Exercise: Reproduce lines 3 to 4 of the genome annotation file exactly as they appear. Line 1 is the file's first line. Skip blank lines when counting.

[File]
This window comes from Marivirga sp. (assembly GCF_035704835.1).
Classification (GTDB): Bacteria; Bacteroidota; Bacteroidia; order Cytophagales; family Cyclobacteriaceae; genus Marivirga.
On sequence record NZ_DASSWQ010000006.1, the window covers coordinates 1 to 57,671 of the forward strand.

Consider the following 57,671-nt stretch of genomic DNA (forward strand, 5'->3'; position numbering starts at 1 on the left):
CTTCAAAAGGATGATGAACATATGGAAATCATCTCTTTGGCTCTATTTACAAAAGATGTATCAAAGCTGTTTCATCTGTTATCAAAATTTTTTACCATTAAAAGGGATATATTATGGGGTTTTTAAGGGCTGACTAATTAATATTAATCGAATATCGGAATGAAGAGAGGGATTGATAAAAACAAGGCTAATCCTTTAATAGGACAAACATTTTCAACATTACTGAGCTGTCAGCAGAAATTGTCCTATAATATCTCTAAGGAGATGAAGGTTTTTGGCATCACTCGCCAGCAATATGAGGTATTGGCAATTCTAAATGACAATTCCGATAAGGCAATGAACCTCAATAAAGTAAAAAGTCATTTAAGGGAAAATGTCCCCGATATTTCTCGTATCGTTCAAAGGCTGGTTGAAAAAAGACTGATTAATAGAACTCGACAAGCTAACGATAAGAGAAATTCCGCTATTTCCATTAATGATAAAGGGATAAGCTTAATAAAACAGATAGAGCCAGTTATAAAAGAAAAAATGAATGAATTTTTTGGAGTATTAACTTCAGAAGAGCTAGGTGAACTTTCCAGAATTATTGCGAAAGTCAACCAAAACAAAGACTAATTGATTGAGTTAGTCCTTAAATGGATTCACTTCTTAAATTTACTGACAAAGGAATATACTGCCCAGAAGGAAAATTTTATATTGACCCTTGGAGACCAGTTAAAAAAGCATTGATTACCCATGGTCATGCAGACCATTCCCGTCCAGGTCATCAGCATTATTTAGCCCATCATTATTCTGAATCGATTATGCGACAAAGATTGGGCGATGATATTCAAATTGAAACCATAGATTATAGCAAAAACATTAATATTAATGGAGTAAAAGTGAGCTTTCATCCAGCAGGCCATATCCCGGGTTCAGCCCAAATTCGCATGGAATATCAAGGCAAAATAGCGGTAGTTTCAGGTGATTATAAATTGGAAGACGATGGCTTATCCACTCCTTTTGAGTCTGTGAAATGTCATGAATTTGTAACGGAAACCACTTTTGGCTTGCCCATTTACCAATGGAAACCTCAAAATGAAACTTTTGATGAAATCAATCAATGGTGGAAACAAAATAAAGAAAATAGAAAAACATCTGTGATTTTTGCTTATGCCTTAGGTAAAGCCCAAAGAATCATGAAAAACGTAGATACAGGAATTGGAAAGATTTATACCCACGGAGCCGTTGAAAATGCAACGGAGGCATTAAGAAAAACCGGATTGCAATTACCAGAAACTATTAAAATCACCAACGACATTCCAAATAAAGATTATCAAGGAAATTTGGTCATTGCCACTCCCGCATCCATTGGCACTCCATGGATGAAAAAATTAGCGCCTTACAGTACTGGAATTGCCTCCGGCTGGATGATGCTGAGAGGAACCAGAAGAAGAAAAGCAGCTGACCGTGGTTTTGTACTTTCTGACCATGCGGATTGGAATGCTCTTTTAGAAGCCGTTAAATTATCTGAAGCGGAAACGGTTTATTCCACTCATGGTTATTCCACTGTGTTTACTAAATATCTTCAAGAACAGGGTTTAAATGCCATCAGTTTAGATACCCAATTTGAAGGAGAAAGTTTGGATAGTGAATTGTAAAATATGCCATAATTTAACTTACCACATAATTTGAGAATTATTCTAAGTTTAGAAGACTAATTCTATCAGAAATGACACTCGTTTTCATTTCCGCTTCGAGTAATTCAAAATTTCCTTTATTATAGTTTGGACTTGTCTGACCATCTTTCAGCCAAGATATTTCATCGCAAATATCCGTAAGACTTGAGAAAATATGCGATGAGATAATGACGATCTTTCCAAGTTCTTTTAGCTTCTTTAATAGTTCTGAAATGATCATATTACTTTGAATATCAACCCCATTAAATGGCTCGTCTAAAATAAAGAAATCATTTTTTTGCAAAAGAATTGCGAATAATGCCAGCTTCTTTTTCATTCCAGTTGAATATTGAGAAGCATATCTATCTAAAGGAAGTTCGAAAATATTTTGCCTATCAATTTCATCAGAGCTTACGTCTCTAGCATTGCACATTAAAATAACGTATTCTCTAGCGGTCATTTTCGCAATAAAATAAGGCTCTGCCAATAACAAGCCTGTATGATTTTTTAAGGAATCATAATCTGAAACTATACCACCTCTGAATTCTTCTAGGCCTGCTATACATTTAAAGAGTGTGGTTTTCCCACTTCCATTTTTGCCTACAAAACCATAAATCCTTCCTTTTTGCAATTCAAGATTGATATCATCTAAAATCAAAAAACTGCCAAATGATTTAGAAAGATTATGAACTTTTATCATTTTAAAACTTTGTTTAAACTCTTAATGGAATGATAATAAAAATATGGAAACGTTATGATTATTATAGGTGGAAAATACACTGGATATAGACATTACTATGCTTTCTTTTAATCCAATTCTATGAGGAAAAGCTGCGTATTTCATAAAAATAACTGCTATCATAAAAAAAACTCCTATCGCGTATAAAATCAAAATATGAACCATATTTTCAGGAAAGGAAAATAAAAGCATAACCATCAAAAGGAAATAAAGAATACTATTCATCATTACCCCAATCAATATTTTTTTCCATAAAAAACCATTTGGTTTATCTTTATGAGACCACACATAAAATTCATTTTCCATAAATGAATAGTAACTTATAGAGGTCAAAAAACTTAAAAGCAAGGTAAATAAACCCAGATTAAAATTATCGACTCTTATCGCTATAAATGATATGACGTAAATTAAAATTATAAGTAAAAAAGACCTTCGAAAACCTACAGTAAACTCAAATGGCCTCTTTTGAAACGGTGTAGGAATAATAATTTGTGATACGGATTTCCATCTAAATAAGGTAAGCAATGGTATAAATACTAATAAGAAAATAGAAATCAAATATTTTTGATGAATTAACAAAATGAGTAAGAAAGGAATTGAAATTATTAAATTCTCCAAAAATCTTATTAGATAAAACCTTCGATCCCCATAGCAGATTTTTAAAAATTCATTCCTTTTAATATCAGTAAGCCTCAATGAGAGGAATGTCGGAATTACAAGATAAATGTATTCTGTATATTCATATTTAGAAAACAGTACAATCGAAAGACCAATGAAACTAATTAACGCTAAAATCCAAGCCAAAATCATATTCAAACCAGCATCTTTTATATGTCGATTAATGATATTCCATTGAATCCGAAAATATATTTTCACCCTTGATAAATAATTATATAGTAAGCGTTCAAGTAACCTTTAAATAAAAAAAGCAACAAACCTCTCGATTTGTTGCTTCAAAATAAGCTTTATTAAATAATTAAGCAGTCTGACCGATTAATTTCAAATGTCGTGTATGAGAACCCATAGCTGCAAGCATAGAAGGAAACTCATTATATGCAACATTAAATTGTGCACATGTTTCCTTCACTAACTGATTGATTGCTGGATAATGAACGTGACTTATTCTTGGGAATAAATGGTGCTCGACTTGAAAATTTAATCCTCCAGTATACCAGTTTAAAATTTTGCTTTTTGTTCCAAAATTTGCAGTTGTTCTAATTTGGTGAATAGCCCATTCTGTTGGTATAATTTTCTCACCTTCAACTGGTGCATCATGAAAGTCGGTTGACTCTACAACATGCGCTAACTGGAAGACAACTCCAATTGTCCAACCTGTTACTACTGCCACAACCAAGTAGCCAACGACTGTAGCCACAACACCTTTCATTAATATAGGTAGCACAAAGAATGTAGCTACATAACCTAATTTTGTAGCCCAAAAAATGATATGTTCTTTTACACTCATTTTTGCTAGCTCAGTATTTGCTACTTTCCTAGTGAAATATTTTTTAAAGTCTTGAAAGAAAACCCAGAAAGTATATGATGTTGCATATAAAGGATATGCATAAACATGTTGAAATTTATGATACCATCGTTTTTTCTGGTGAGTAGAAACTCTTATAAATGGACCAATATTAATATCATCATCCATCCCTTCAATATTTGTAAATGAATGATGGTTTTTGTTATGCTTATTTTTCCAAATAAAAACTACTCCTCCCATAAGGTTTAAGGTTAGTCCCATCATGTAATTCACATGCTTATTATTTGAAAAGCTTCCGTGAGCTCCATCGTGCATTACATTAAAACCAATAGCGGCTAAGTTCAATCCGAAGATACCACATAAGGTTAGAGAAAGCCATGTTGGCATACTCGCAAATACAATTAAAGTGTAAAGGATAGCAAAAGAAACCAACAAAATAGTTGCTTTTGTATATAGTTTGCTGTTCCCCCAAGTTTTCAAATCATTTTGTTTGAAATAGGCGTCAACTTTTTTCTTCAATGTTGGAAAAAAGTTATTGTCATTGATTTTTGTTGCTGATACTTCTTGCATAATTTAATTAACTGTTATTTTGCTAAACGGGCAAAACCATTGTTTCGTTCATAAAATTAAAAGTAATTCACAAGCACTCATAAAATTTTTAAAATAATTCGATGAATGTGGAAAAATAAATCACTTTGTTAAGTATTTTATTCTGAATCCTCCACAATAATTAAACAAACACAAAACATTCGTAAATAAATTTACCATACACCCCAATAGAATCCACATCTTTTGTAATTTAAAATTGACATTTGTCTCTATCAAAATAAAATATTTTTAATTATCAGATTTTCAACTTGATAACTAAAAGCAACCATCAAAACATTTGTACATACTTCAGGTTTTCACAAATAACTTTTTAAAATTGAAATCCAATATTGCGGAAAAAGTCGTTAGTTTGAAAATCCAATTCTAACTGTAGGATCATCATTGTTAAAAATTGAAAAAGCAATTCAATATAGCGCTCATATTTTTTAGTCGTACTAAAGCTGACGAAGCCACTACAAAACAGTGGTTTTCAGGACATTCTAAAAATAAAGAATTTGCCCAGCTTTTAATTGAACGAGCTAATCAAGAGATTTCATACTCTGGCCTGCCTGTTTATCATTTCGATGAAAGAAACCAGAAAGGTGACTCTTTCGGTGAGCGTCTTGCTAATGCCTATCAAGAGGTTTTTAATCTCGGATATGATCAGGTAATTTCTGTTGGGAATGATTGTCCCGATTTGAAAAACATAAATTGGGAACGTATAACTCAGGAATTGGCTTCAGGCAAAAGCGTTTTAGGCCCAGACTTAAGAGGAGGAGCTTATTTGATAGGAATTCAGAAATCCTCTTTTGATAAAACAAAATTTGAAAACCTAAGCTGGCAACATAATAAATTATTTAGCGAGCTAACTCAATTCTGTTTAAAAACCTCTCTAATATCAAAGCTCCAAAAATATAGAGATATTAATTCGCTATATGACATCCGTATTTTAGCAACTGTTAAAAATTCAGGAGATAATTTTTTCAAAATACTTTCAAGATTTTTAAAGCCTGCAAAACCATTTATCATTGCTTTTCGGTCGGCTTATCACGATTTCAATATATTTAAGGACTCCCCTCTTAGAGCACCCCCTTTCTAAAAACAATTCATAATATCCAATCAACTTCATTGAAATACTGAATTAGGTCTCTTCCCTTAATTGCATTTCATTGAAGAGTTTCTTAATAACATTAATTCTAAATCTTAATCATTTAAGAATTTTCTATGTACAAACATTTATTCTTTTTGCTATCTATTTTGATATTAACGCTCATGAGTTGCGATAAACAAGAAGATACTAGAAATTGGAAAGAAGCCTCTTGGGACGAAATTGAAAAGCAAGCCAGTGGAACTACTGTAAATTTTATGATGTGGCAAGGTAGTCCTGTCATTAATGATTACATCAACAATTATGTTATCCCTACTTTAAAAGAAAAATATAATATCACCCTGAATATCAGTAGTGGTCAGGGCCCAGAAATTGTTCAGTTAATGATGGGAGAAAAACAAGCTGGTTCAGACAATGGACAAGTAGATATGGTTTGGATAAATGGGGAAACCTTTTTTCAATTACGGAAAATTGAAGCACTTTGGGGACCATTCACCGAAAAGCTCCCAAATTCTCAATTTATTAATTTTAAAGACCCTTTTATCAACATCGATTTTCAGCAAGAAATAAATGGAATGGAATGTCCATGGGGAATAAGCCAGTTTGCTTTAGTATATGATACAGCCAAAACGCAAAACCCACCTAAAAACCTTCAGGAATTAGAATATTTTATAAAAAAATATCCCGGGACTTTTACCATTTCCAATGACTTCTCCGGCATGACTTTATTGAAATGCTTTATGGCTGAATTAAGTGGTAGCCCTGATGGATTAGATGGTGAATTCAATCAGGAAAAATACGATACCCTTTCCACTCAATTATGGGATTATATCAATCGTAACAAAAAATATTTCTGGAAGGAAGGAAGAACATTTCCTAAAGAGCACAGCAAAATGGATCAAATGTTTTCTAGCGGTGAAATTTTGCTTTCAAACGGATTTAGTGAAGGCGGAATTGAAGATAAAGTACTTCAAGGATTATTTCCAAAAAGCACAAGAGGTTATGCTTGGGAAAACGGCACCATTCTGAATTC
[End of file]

On sequence record NZ_DASSWQ010000006.1, the window covers coordinates 1 to 57,671 of the forward strand.

Consider the following 57,671-nt stretch of genomic DNA (forward strand, 5'->3'; position numbering starts at 1 on the left):